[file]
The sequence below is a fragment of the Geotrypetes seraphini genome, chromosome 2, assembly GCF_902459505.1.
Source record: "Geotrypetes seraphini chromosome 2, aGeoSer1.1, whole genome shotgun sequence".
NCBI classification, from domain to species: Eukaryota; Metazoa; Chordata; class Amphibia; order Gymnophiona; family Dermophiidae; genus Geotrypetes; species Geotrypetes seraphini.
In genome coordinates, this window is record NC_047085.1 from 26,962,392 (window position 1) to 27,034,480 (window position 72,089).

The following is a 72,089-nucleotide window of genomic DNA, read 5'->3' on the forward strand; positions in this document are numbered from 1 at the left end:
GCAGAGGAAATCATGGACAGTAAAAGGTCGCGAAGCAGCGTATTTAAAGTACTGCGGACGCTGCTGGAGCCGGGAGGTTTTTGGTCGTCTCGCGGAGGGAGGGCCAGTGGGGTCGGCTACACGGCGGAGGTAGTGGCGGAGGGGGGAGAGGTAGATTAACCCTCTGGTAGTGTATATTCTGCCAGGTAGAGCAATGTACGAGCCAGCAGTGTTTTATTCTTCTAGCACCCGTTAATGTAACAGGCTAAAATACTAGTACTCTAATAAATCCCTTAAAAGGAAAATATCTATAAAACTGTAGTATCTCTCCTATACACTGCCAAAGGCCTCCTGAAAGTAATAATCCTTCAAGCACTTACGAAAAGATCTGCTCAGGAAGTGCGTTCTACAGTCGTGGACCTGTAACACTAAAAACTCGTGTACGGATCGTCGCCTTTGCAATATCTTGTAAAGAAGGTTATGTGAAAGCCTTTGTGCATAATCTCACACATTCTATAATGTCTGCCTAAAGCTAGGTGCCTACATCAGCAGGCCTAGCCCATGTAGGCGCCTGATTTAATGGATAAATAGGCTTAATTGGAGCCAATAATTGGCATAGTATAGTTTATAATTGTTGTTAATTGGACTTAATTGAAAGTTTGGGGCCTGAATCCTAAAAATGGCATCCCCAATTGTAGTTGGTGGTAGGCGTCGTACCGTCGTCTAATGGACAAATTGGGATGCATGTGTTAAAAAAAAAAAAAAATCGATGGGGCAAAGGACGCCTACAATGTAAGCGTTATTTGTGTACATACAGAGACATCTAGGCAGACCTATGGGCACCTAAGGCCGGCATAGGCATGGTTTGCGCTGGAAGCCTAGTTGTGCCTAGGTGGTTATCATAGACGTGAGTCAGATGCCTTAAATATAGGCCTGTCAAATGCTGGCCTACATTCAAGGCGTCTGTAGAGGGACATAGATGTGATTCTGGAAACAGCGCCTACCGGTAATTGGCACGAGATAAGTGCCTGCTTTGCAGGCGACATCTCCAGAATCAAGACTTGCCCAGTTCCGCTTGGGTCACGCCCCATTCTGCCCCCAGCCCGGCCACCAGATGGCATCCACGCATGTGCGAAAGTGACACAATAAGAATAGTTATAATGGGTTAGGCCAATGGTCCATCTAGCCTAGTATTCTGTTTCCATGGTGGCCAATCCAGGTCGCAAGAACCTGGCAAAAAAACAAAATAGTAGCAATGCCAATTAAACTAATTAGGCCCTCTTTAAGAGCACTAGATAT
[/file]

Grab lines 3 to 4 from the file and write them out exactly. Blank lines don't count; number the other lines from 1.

NCBI classification, from domain to species: Eukaryota; Metazoa; Chordata; class Amphibia; order Gymnophiona; family Dermophiidae; genus Geotrypetes; species Geotrypetes seraphini.
In genome coordinates, this window is record NC_047085.1 from 26,962,392 (window position 1) to 27,034,480 (window position 72,089).